A proof, then, laid out in accordance with the Suppes–Lemmon notation style,[39] is a sequence of lines containing sentences,[34] where each sentence is either an assumption, or the result of applying a rule of proof to earlier sentences in the sequence.[34] Each line of proof is made up of a sentence of proof, together with its annotation, its assumption set, and the current line number.[34] The assumption set lists the assumptions on which the given sentence of proof depends, which are referenced by the line numbers.[34] The annotation specifies which rule of proof was applied, and to which earlier lines, to yield the current sentence.[34] See the § Natural deduction proof example.

### Inference rules

Natural deduction inference rules, due ultimately to Gentzen, are given below.[105] There are ten primitive rules of proof, which are the rule assumption, plus four pairs of introduction and elimination rules for the binary connectives, and the rule reductio ad adbsurdum.[34] Disjunctive Syllogism can be used as an easier alternative to the proper ∨-elimination,[34] and MTT and DN are commonly given rules,[105] although they are not primitive.[34]

List of Inference Rules
Rule Name Alternative names Annotation Assumption set Statement
Rule of Assumptions[105] Assumption[34] A[105][34] The current line number.[34] At any stage of the argument, introduce a proposition as an assumption of the argument.[105][34]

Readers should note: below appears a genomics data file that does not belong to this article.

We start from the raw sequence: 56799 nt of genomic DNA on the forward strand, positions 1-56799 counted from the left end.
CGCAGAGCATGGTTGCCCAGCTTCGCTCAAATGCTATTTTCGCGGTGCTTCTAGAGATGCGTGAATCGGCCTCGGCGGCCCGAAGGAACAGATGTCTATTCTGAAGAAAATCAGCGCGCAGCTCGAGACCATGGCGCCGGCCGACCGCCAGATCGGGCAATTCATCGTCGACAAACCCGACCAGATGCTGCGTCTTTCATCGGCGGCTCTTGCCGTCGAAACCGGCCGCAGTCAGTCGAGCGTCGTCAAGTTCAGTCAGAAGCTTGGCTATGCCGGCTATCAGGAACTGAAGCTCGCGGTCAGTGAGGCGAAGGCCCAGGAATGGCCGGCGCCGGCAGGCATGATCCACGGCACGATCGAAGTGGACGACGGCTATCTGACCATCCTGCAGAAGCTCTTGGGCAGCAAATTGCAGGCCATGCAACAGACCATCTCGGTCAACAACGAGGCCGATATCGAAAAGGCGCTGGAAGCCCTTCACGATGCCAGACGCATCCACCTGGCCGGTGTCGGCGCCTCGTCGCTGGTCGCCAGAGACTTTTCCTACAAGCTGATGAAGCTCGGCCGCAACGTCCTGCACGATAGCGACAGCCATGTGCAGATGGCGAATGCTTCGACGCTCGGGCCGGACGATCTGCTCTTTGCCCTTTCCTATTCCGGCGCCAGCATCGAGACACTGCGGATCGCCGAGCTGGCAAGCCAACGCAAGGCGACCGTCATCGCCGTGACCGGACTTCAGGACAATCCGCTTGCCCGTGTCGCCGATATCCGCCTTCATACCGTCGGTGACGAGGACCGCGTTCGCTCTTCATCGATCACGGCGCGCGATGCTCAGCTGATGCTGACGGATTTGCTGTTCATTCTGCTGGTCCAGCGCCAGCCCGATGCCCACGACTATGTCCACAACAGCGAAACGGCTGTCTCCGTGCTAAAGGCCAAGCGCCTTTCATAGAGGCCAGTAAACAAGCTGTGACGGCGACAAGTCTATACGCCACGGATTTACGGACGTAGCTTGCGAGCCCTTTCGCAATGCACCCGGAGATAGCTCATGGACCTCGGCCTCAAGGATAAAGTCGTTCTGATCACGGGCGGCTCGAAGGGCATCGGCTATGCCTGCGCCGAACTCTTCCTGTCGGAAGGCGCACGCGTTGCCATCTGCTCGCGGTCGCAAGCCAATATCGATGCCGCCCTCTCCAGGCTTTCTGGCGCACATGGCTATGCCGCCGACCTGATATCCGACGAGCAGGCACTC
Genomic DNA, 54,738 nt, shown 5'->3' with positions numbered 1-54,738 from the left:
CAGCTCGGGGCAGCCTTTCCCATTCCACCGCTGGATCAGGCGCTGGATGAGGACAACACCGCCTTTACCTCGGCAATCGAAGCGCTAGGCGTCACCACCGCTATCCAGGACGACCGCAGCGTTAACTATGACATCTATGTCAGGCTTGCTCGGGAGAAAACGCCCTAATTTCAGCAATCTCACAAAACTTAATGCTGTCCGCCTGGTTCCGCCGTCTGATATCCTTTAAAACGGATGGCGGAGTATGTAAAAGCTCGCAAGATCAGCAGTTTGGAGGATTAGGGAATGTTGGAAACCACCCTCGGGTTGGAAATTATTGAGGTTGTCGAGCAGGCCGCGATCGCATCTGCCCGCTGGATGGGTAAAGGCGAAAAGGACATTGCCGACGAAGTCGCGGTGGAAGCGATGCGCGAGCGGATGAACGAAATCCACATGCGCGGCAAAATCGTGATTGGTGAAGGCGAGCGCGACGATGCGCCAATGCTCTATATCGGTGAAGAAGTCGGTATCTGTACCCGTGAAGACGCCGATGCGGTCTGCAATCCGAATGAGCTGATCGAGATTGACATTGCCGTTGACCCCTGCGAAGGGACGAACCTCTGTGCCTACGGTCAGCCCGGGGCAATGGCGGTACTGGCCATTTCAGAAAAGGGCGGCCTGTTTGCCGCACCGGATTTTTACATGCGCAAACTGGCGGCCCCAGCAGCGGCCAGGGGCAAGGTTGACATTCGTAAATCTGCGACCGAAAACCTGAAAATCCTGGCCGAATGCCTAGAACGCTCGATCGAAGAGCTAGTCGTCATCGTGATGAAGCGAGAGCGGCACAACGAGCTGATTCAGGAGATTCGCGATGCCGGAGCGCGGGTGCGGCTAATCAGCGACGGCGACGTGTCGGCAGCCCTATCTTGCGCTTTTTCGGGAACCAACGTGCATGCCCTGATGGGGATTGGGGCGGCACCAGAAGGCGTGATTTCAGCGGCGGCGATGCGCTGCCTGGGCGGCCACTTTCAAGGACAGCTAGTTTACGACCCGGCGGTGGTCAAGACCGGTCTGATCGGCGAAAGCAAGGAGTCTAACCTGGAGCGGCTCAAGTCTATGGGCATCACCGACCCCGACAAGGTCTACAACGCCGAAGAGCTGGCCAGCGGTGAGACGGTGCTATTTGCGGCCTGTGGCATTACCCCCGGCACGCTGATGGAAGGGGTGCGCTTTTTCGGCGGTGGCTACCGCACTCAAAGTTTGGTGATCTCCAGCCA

Conjunction introduction Ampersand introduction,[105][34] conjunction (CONJ)[34][107] m, n &I[34][105] The union of the assumption sets at lines m and n.[34] From ${\displaystyle \varphi }$ and ${\displaystyle \psi }$ at lines m and n, infer ${\displaystyle \varphi ~\&~\psi }$.[105][34]
Conjunction elimination Simplification (S),[34] ampersand elimination[105][34] m &E[34][105] The same as at line m.[34] From ${\displaystyle \varphi ~\&~\psi }$ at line m, infer ${\displaystyle \varphi }$ and ${\displaystyle \psi }$.[34][105]
Disjunction introduction[105] Addition (ADD)[34] m ∨I[34][105] The same as at line m.[34] From ${\displaystyle \varphi }$ at line m, infer ${\displaystyle \varphi \lor \psi }$, whatever ${\displaystyle \psi }$ may be.[34][105]
Disjunction elimination Wedge elimination,[105] dilemma (DL)[107] j,k,l,m,n ∨E[105] The lines j,k,l,m,n.[105] From ${\displaystyle \varphi \lor \psi }$ at line j, and an assumption of ${\displaystyle \varphi }$ at line k, and a derivation of ${\displaystyle \chi }$ from ${\displaystyle \varphi }$ at line l, and an assumption of ${\displaystyle \psi }$ at line m, and a derivation of ${\displaystyle \chi }$ from ${\displaystyle \psi }$ at line n, infer ${\displaystyle \chi }$.[105]